The government will roll out infrastructure for electric vehicles and motorcycles before end of this financial year, head of road transport service unit Martin Eshiwani (pictured) has said.
“The ministry is keen on encouraging use of electric motor vehicles and motor cycles in the country due to their numerous benefits to the country,” Eshiwani said in a phone interview with the Star. He said they will first finalise regulatory standards before rolling out the required infrastructure. The Ministry of Transport is already in talks with Kenya Bureau of Standards to develop the regulations
“We are in talks with KEBS to develop standards this financial year, since calculation of duty for vehicles is based on engine carbon copy but electric vehicles do not have one, hence the need to have standards for assessing them,” he said.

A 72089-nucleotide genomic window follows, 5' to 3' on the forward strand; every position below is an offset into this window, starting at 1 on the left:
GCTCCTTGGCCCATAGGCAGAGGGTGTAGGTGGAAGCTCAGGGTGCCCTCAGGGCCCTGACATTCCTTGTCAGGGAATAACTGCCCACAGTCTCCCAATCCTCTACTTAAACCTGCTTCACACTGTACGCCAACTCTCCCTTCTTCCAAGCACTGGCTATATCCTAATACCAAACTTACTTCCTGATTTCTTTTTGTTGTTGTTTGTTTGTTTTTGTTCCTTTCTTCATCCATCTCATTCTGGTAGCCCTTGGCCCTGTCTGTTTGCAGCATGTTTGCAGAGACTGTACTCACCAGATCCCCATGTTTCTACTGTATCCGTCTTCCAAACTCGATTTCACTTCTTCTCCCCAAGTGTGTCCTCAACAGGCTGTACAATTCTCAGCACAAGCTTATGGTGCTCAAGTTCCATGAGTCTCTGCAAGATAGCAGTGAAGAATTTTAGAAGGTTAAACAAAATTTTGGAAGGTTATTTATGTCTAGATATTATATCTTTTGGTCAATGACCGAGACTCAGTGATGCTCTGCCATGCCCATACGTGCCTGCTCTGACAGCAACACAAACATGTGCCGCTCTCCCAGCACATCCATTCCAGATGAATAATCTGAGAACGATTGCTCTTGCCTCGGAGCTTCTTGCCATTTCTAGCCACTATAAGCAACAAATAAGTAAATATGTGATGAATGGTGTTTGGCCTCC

Francis Romano, administrator at Knights Energy, a renewable energy service provider, said they imported their first electric car in June last year and have been test driving it to find out the needs required with such cars in the country.
Electric cars are cost effective on maintenance and more affordable compared to other cars using fuel, he said.
“Our plan is to test-drive the cars for the next three years before importing them for use. We have however noted the absence of charging infrastructures as a major challenge in Kenya.” Jimmi Wanjala, an electric motorbike user said the main challenge of having the bike is reliability since most do notstore power for long.
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